Toric intraocular lens (IOL) implantation has been widely acknowledged as a safe and effective means for the treatment of cataract patients with corneal astigmatism (1–3). Although modern sophisticated cataract surgery does not largely induce astigmatism due to a 2.0 to 3.0 mm-incision size as well as the unnecessity for sutures to the wound, it is essential to accurately predict surgically induced astigmatism (SIA) to maximize visual function and subsequent patient satisfaction, especially in toric IOL-implanted eyes. The arithmetic mean (M-SIA) calculation is based on the magnitude of astigmatism, but does not include the direction of astigmatism. By contrast, the centroid of SIA (C-SIA) is determined by both the magnitude and the direction of astigmatism. Therefore, it is reasonable that the use of the C-SIA is beneficial to grasp the overall SIA trends of cataract surgery, and thus the C-SIA, instead of the M-SIA, should be theoretically applied in toric IOL calculation software and might be somewhat different from the M-SIA. To the best of our knowledge, a detailed comparison between the M-SIA and the C-SIA has not so far been conducted. Moreover, the bilateral differences in these two SIAs between the right and left eyes have not been fully understood. It may give us intrinsic insights into the current understanding of astigmatic correction, especially when using a toric IOL model in daily practice.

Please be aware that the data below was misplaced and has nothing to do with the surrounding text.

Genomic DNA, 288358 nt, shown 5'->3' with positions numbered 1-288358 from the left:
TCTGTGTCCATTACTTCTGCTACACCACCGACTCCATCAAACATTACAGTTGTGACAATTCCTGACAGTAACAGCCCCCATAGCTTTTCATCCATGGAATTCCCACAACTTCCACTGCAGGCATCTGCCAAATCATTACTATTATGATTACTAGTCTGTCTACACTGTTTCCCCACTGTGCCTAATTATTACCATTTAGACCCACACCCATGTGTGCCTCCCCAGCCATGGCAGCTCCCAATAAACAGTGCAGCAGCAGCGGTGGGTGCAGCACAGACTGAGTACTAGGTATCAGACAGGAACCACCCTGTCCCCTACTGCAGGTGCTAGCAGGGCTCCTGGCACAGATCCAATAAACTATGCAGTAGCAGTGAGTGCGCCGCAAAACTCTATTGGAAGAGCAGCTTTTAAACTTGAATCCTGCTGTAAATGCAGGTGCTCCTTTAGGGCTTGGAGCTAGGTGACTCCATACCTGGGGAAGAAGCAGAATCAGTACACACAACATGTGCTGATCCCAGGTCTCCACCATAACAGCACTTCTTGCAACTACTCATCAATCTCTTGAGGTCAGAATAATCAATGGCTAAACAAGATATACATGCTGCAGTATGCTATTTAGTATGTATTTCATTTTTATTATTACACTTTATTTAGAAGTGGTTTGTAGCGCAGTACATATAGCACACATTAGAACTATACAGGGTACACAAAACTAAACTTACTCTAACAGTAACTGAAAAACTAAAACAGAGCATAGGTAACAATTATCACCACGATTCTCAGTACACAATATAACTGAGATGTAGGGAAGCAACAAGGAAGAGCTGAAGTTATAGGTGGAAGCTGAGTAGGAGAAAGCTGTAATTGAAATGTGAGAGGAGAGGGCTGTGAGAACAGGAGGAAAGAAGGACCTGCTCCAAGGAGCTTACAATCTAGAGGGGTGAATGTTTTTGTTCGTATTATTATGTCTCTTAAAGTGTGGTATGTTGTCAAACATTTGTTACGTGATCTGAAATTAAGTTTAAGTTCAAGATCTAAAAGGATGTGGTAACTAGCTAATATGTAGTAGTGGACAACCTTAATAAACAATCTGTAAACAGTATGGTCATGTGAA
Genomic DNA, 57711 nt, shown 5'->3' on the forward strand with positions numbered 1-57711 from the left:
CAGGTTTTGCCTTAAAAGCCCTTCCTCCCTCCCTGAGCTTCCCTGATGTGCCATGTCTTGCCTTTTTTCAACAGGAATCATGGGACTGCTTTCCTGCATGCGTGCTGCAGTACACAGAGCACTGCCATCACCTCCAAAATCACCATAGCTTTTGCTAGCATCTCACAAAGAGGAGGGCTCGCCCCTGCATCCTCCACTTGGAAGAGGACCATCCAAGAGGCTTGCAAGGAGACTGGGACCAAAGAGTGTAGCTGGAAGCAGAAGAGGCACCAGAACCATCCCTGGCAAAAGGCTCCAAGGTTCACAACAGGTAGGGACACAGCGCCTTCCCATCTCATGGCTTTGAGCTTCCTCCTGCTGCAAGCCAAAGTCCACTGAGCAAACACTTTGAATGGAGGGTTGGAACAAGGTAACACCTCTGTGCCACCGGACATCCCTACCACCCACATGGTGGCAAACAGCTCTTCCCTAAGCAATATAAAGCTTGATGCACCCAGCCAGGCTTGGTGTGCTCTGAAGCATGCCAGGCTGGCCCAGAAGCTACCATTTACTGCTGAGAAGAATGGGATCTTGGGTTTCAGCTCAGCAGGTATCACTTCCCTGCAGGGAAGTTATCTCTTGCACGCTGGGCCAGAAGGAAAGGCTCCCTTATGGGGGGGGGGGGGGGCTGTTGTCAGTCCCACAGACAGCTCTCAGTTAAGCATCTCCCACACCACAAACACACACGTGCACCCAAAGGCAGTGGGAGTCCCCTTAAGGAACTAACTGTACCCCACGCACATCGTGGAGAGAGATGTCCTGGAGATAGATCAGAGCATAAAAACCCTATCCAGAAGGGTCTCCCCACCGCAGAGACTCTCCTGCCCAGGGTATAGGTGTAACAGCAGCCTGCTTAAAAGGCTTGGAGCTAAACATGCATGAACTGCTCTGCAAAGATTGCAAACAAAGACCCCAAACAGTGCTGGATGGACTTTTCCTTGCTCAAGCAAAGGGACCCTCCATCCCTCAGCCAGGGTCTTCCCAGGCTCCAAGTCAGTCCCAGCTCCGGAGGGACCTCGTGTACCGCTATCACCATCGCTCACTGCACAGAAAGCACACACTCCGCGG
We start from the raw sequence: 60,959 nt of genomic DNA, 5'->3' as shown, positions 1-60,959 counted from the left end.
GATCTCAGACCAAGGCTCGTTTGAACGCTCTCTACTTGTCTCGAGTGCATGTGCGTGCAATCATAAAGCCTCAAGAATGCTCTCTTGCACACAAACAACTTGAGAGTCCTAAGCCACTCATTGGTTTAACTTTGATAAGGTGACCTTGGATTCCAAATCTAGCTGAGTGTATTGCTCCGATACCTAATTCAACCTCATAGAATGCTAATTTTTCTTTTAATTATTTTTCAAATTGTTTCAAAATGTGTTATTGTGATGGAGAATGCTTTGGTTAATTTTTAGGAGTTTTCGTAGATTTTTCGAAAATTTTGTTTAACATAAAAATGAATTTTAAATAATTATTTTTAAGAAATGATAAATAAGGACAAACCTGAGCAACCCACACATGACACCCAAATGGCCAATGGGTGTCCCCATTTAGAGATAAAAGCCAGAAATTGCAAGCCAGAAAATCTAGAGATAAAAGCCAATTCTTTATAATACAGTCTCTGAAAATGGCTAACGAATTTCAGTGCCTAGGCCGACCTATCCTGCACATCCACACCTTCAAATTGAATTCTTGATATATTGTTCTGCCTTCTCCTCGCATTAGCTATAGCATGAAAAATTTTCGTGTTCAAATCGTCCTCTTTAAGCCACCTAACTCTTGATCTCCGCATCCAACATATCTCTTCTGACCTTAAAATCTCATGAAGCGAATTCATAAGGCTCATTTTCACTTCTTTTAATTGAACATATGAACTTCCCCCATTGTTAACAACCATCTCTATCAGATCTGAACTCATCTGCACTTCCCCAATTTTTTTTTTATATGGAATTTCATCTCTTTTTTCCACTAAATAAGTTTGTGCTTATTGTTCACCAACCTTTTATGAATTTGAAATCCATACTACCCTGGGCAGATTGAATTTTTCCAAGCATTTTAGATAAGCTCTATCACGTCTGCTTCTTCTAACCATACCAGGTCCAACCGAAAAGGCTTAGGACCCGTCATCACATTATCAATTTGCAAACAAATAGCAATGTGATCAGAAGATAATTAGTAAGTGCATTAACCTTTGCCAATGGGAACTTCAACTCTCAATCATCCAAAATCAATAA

The purpose of the present study is 2-fold; to retrospectively compare the M-SIA and the C-SIA, and to assess the bilateral differences in the two SIAs between the right and left eyes, after standard cataract surgery.
Materials and Methods